We awoke to a thunderstorm!!! Not wanting to waste a day though we headed out to see what Rio had to offer, avoiding the main sights as it was a bit of a shitty day. We headed over to the Ipanema, Botanico and Lagoa districts. We walked to them from the hostel as Rio is a bit like London in the sense that nothing is actually that far apart or so we thought...... the maps are just a little out of scale. The Botanico gardens are huge and worth going to see if you have the time but are quite far from anything else. Rio has a bike rental thingy where you pay online and then pick the bikes up at one of the points closest, would have been really usefull!! The Ipanema beach is huge a lot like the one at Copacabana but it attracts a lot of really good kite surfers. Worth checking out on a windy day, its like watching a competiton or something, huge jumps and even better wipe outs. The town itself is very western though and at times could be anywhere in the world, apart from the fact they have loads of haviannas everywhere. Not wanting to skip anything, we decided to walk home, stopping only to take on beer and food... Took around seven hours in total to do the round trip.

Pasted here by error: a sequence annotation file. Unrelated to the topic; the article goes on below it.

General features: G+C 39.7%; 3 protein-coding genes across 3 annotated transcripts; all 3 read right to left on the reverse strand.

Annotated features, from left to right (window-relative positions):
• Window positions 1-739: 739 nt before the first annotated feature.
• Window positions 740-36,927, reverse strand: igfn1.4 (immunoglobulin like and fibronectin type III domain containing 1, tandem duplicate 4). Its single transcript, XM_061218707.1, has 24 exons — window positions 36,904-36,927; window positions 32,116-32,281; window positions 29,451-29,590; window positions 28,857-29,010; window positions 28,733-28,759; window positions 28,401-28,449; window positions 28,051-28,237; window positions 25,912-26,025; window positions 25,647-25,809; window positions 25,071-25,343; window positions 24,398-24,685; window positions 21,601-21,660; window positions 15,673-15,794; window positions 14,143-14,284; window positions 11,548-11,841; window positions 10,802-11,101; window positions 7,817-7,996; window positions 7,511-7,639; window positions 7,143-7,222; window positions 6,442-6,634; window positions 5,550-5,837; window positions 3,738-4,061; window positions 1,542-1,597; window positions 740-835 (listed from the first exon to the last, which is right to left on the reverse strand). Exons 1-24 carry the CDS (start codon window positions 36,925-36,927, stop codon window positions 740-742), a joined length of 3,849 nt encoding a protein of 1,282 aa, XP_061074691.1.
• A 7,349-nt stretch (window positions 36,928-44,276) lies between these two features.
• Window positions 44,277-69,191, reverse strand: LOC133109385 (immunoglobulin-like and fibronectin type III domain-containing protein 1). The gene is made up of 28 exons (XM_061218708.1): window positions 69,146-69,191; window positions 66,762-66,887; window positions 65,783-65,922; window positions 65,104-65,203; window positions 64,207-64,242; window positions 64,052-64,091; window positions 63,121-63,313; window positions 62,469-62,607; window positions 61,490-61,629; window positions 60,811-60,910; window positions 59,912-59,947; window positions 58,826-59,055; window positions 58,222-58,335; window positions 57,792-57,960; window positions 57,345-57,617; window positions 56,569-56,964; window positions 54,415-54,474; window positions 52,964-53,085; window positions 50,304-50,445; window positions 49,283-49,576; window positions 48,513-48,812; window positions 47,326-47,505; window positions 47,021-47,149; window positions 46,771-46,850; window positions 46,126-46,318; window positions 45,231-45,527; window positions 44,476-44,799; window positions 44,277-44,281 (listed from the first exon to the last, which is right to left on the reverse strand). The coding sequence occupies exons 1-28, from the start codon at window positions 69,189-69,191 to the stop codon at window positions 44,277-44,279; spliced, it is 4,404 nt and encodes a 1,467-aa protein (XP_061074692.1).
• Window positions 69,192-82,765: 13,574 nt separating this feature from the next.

The next day we headed to see Christ the Redeemer, the statue that looks over Rio. Don't bother taking the tours as they are massively over priced and its really easy to do on your own. There are buses that run straight to it and it saves about £50!! Not only that but you're not rushed around it either. You can either get the funicular, a train thingy or a mini bus up there. The mini bus is cheaper but only run when they are full so we took the train. When you buy your ticket you get given a time for the next available train going up so get there early or you can end up waiting about an hour for a space. It's only aout £20 and includes your entry to the statue. The views are stunning, you can see the whole of Rio and the surrounding areas, its really impressive but its weird though actually seeing the statue as it looks a little like a back drop after seeing it in so many movies and pictures, surreal to be there! We spent about 2 hours up there taking in the views and enjoying pengiun beer then headed down to try and fit Sugar Loaf mountain in. We jumped the bus back towards the hostel, jumping off about half way so that we could walk down to Sugar Loaf. Basically we just asked the driver to kick us off at the closest point. Sugar Loaf has two gondelar stations, one at the bottom and another at mid station. If you're tight and are starting to actually enjoy walking everywhere, like us, you can save some money by walking up to the mid station. The entrance is off to the right hand side of the army base at the bottom. The walk is really worth it as its littered with little monkeys that screech at you and other wild life and it only takes about thirty minutes. Just make sure you turn left as soon as you get the chance onto the mud path otherwise you end up at the town inbetween the two mountains. Then just take every left turn after, going right just brings you to other view points. Once there, we bought our ticket for the second gondelar to the top. The views from mid station are breath-taking enough but the top gives you just that little bit more. Looking back towards the JC statue, it gives you a real prospective of the city and is so peaceful, made me feel like a kid looking at an ants nest. Big tip is to charge your camera the night before though, I learnt the hard way running out after about 5 minutes at the top, turning the camera on taking a quick photo and then turning it off to save battery. I lost the game quickly! We stayed at the top until we lost the feeling in the tips of our fingers then headed back down to mid station. We figured that by buying the ticket to the top at mid station we would be able to get it down to the bottom from there, we were wrong, and set off walking down with just a mini light to guide us, sketchy!!! That night we found a local Salsa and Samba night at one of the clubs, with free beer until 12 and Salsa dancing til you couldn't stand any more. Turns out some of our friends, Nico and Claudia, were also in Rio at the same time so we met them there and spent the rest of the night trying to convince the bar girls to give us more than one free beer at a time and laughing the night away. Lucy had her very own 'Dirty Dancing' moment when a local started to dance with her and span her off when he realised she couldn't dance!! Well and truly sozzled, we headed back to the hostel... Rio nights AMAZING!!!